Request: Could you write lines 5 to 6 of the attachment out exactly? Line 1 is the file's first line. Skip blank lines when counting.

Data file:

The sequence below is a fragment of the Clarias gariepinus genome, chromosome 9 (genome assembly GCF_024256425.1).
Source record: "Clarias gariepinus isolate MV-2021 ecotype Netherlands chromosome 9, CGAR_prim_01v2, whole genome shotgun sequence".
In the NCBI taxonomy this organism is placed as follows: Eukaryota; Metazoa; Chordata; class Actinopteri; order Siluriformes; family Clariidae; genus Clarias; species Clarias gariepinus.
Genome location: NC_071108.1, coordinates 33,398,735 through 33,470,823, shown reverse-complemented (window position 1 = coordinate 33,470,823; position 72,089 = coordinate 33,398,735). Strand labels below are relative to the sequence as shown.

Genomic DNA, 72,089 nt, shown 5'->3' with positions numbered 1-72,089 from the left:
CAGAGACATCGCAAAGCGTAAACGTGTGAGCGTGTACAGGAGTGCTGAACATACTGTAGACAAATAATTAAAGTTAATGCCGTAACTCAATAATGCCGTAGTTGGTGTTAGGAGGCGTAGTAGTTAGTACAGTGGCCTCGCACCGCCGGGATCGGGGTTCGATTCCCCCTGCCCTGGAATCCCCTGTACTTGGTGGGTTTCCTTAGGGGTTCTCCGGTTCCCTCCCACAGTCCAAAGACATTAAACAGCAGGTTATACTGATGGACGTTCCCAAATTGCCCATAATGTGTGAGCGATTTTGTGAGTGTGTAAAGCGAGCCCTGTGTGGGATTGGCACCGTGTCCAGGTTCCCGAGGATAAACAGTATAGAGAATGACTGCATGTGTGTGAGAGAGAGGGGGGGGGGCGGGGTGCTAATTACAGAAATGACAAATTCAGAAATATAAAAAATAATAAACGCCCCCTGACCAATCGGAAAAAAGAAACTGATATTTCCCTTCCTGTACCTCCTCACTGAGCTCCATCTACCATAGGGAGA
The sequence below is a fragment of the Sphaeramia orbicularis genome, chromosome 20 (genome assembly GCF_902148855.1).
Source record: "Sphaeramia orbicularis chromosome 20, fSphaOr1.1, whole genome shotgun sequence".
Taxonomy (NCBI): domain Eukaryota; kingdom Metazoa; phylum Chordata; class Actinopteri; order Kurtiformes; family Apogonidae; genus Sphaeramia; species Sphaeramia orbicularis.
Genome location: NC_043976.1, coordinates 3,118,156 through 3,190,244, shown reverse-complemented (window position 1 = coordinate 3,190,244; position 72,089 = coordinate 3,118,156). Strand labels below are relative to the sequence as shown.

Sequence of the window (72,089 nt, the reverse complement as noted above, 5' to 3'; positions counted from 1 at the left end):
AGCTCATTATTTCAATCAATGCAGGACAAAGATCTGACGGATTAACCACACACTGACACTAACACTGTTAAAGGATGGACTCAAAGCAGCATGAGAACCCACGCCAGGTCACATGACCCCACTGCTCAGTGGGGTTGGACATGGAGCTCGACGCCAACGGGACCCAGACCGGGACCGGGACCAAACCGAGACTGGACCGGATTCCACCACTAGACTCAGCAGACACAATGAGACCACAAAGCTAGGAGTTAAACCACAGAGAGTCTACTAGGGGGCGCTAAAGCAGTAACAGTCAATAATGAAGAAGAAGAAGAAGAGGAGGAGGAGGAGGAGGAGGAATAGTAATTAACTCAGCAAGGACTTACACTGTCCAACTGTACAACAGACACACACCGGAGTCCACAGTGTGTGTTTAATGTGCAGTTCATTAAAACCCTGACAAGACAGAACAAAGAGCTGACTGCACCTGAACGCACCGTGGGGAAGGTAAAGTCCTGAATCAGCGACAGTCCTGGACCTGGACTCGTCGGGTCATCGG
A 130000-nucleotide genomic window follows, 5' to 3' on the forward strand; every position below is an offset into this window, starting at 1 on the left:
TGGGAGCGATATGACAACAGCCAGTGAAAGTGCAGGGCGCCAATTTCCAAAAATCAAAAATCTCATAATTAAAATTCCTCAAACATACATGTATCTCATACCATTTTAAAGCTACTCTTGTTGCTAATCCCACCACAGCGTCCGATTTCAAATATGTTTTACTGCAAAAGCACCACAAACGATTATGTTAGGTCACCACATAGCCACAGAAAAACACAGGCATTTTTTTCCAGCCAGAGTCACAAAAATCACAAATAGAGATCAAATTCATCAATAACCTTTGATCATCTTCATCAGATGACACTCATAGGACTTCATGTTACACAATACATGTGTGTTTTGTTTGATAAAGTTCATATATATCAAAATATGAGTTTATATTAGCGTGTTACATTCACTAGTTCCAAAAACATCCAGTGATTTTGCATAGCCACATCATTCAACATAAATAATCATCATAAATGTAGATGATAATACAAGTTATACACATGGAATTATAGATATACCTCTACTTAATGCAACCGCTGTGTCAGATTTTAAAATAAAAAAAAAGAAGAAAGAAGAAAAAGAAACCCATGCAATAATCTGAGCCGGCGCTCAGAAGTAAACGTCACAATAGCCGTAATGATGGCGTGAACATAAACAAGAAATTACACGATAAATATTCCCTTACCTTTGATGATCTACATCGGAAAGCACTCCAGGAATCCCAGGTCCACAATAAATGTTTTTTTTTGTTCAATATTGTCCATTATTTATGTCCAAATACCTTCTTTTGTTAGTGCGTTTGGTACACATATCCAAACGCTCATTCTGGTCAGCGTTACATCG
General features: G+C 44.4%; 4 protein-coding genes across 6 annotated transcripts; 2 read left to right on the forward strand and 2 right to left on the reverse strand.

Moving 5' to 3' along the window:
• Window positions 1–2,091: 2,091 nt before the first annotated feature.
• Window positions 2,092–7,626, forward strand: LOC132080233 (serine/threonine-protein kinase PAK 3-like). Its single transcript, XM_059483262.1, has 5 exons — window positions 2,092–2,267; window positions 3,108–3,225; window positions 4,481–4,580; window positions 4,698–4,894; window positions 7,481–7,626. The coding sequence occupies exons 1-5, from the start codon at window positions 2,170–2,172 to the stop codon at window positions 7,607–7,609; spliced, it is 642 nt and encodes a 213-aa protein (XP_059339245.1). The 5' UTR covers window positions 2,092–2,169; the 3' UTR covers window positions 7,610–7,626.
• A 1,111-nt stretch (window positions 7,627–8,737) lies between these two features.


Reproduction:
Genomic DNA, 72,089 nt, shown 5'->3' with positions numbered 1-72,089 from the left:
CAGAGACATCGCAAAGCGTAAACGTGTGAGCGTGTACAGGAGTGCTGAACATACTGTAGACAAATAATTAAAGTTAATGCCGTAACTCAATAATGCCGTAGTTGGTGTTAGGAGGCGTAGTAGTTAGTACAGTGGCCTCGCACCGCCGGGATCGGGGTTCGATTCCCCCTGCCCTGGAATCCCCTGTACTTGGTGGGTTTCCTTAGGGGTTCTCCGGTTCCCTCCCACAGTCCAAAGACATTAAACAGCAGGTTATACTGATGGACGTTCCCAAATTGCCCATAATGTGTGAGCGATTTTGTGAGTGTGTAAAGCGAGCCCTGTGTGGGATTGGCACCGTGTCCAGGTTCCCGAGGATAAACAGTATAGAGAATGACTGCATGTGTGTGAGAGAGAGGGGGGGGGGCGGGGTGCTAATTACAGAAATGACAAATTCAGAAATATAAAAAATAATAAACGCCCCCTGACCAATCGGAAAAAAGAAACTGATATTTCCCTTCCTGTACCTCCTCACTGAGCTCCATCTACCATAGGGAGA